WASHINGTON (FNS) -- The Clinton administration is proposing a broad plan to protect the world's food supply by banning the export of pesticides canceled for health reasons in the United States.
In recent testimony before the House Subcommittee on Economic Policy, Trade and the Environment, Carol Browner, Environmental Protection Agency administrator, said the admin-
istration had devised a four-point program to ban dangerous pesticide exports in an attempt to ensure safer food imports into the United States. It has been learned that pesticides exported from the United States often are applied on crops grown in other countries, and then the tainted food is imported into the United States.
Under the administration's plan, pesticides banned in the United States could not be exported; pesticides not approved for U.S. use could only be exported if they were deemed safe by other countries; technical assistance will be made available to developing countries, and the United States would work with other countries to protect the environment from pesticides that pose an unacceptable risk.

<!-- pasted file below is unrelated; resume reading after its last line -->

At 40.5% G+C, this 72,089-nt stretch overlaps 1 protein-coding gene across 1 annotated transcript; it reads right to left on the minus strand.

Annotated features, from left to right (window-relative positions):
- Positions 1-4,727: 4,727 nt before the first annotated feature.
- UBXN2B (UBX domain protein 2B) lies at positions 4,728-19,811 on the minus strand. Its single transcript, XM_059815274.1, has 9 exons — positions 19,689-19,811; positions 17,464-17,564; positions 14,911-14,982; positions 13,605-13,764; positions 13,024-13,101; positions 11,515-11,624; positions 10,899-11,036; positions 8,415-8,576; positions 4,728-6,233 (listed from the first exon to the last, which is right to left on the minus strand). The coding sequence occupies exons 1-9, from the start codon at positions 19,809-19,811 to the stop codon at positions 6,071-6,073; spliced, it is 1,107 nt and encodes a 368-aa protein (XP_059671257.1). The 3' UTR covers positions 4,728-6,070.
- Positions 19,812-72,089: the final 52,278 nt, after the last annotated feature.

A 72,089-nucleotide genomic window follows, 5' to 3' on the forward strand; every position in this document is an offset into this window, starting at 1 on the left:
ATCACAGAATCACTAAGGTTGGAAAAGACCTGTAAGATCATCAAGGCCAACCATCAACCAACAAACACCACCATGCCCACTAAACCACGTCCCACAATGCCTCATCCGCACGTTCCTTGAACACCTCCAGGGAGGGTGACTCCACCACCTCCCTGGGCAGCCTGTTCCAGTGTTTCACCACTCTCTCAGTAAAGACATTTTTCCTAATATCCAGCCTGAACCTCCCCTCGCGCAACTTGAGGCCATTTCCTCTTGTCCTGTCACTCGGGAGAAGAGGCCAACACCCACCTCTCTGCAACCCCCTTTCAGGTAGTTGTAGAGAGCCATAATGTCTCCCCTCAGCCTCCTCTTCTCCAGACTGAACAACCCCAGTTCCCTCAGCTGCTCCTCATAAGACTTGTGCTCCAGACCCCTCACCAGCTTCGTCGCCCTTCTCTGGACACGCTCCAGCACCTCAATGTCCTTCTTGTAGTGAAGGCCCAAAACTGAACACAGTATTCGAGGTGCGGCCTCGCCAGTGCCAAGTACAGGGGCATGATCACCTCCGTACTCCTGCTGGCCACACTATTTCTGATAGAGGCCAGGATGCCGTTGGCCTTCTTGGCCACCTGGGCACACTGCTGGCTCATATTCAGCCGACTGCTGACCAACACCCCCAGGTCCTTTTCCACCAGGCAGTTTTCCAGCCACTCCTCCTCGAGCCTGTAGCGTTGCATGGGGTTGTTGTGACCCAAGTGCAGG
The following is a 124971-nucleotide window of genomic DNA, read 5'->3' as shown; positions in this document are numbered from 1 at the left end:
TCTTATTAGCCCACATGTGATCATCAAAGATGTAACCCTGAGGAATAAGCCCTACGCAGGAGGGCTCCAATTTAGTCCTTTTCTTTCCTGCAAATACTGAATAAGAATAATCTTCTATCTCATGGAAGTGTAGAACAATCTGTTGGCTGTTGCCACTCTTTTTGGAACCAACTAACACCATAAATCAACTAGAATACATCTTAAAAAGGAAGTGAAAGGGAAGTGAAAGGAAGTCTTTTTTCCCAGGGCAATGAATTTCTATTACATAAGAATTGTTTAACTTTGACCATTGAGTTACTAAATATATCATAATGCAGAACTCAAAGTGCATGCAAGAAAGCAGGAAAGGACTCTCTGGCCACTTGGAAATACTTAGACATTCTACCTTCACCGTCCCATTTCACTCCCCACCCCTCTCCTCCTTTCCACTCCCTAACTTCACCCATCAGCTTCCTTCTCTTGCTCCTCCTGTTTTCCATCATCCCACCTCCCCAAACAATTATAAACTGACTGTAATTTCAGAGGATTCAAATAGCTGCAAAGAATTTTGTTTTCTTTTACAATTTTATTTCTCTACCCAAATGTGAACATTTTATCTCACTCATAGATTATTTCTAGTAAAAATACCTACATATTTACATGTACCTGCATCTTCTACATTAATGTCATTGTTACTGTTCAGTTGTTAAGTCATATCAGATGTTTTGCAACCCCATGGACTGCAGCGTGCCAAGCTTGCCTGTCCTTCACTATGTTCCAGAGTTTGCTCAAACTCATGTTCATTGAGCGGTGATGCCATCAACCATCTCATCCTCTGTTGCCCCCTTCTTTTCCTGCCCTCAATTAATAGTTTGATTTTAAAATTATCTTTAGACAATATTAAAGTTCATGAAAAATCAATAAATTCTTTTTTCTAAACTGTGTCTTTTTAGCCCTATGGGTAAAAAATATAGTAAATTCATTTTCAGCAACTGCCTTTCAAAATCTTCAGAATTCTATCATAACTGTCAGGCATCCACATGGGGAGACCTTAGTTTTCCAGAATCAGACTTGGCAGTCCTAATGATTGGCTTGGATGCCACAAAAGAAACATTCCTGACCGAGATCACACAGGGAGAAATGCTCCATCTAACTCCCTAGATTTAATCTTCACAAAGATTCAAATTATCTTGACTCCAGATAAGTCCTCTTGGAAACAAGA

"The proposals set forth call for tighter export controls and expanded EPA authority to address human health and environmental safety issues concerning our pesticide exports," Browner testified.
The tougher policy was welcomed on Capitol Hill. Rep. Sam Gejdenson, subcommittee chairman, called the plan "a major step forward in the circle-of-poison debate."
The current plan is even tougher than a plan put forth by the administration last September that would have banned the export of a narrow class of pesticides and would have imposed additional requirements on other pesticide exports.
The new proposal would set stringent restrictions on exports of unregistered pesticides. The United States also would mandate that business comply with the International Code of Conduct on the Distribution and Use of Pesticides. This code would require manufacturers to track the use of their product and keep a record of complaints. EPA plans to seek an additional $4 million to enforce its new pesticide regulation proposal.
The United States is a major exporter of pesticides. The world production of pesticides is about 4 billion pounds of active ingredients, while the U.S. net supply is about 1 billion pounds. About 0.4 billion pounds of pesticides are exported from the United States, representing about one third of the total U.S. production.